In 2013 Zimbabwe hit the headlines when 300 elephants were killed for their ivory by lacing waterholes and salt licks with cyanide. Lions and other carnivorous animals feasting on the carcasses also died. This was described by conservationists as the worst single massacre in southern Africa for 25 years. When environment minister Saviour Kasukuwere, visited a village just outside the park he was told that the poachers had acted out of desperation as their crops had failed and tourism fees from hunters and safari operators had dried up.

Another success story of the jewel years was The Communal Areas Management Program for Indigenous Resources (CAMPFIRE), set up to empower rural communities for conservation and sustainable development through harvesting natural resources. A majority of the profits came from leasing trophy hunting concessions to foreign hunters – and were used to provide schools, electricity, clean water, road building and grinding mills for maize. It has been estimated by the World Wildlife Fund that households participating in CAMPFIRE increased their incomes by 15-25%.

The decimation has not gone un-noticed by those in power. 151 wildebeests, 100 impalas, 60 zebras, 25 eland and 10 giraffes from the Save Valley Conservancy in Masvingo were bussed in to stock the Zambezi National Park in Victoria Falls just in time for the United Nations’ World Tourism summit conference last year. At the time, Johnny Rodrigues, chairman of the ZCTF, which revealed the figures, questioned why the move was necessary and how Zimbabwe National Parks could afford the costly exercise when it couldn’t pay its staff wages.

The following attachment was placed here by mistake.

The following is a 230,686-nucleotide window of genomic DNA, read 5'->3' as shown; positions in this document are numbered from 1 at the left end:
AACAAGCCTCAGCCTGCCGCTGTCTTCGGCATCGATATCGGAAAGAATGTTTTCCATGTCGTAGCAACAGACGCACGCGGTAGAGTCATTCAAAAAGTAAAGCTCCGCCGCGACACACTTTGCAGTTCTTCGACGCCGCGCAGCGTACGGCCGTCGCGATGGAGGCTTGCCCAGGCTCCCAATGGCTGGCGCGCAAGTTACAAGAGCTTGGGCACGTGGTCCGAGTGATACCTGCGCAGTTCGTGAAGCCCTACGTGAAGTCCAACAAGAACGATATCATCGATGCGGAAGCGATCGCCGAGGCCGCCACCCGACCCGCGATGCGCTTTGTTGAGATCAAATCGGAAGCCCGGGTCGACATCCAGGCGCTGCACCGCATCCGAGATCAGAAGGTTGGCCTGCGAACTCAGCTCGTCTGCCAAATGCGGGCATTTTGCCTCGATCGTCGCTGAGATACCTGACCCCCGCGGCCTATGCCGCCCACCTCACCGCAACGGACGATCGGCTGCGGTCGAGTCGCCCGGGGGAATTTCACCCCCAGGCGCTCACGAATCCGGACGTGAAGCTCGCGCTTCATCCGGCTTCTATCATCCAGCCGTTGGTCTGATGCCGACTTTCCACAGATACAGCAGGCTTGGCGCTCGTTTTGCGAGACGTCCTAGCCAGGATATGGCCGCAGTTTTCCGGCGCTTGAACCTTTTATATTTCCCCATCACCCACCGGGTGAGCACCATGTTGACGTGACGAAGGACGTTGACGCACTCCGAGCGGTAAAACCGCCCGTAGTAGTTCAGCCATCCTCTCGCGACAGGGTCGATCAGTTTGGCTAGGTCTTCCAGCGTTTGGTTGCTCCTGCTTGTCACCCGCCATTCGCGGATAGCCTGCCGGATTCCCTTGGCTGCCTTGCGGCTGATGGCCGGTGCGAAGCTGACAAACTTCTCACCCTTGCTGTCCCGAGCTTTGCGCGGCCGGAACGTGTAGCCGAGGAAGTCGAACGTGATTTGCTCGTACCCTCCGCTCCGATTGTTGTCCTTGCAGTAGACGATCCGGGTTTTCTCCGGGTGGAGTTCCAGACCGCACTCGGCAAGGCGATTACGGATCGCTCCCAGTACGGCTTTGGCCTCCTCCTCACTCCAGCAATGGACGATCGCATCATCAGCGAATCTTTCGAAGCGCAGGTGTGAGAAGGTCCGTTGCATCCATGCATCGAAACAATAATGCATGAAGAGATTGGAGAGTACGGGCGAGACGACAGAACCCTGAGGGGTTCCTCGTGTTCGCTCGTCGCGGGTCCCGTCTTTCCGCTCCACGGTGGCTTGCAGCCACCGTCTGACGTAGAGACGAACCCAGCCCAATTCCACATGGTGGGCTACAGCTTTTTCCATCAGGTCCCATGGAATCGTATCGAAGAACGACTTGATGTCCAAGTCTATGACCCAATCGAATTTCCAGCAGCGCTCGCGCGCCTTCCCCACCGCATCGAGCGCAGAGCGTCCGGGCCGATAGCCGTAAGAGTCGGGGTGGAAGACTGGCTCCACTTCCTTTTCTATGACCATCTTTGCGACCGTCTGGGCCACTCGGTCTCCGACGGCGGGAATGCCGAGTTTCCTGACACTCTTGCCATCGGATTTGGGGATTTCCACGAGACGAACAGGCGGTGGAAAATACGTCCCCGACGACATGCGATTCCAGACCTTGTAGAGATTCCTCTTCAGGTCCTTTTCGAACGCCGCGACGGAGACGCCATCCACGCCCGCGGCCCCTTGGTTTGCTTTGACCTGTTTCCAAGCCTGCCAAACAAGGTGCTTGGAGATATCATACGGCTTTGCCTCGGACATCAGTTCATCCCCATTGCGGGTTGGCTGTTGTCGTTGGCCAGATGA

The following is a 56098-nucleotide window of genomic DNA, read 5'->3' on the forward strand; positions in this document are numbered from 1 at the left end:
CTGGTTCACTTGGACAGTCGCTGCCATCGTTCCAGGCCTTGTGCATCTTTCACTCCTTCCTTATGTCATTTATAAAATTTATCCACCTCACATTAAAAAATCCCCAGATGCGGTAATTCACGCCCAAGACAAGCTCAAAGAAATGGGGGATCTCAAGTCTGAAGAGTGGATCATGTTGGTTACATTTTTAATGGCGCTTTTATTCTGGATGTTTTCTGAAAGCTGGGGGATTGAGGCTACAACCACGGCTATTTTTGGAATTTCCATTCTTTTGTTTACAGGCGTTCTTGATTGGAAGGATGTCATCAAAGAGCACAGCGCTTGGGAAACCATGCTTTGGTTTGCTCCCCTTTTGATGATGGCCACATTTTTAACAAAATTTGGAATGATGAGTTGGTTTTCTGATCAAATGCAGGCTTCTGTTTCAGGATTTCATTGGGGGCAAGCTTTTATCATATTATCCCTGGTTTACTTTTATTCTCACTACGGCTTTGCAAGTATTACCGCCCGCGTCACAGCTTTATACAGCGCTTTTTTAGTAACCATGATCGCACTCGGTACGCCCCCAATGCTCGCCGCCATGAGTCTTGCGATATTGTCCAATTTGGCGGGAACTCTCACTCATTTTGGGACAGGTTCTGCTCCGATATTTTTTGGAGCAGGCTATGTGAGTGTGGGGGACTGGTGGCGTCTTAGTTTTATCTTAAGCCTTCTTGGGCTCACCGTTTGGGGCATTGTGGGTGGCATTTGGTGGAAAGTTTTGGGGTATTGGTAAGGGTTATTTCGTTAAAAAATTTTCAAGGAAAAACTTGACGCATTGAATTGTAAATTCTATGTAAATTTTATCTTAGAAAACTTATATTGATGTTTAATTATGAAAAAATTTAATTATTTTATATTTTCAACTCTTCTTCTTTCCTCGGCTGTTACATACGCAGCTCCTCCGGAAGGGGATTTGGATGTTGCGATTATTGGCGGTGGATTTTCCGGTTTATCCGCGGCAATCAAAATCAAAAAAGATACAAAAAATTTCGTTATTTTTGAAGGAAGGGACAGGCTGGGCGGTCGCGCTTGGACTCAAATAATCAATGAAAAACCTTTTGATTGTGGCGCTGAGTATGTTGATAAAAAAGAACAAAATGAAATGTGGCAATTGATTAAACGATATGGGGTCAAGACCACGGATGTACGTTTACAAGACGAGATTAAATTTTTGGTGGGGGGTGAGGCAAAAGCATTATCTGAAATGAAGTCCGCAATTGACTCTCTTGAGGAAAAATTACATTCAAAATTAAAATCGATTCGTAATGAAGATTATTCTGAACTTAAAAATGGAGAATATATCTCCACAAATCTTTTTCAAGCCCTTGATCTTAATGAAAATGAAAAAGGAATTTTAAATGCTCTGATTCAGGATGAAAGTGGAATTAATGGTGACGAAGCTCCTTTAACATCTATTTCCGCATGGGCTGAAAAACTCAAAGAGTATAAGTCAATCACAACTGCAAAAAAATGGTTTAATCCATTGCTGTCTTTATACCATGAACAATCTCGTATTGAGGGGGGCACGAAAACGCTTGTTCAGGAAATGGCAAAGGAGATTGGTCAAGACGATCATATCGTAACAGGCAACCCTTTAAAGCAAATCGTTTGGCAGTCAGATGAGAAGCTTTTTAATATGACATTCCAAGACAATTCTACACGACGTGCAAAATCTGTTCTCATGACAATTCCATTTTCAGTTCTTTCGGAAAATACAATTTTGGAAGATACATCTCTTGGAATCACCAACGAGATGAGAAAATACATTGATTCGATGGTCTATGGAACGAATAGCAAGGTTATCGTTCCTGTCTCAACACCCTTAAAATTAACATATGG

There is a strange dichotomy at work – as is evidenced by a recent story published by The Zimbabwean. It reports that Central Intelligence Organisation (CIO) operatives are heavily involved in poaching and terrorised conservationist Rory Young, who was involved in training locals in anti-poaching techniques, so badly that he fled with his family for an undisclosed destination.

Desperate for cash

Young said the Zimbabwe government had given him a two-year permit to train police officers and scouts in the Nyaminyami area round Kariba – but local CIO agents did not like the idea.

“I was told to shut up (and they said) that they were above the police and that even if I had done nothing wrong they would find a reason to arrest me and throw away the key unless I stayed away from the area and did no training in Zimbabwe,” he said. “What people don’t realise is that Mugabe’s party and his secret police minions are desperate for cash too. CIO needs cash to pay its secret informers who spy on their neighbours and report any opposition. That cash has to come from somewhere and whilst the official government departments use legal but unethical means to raise funds, the political and secret security apparatus and often the army use any means they can to get it,” said Young.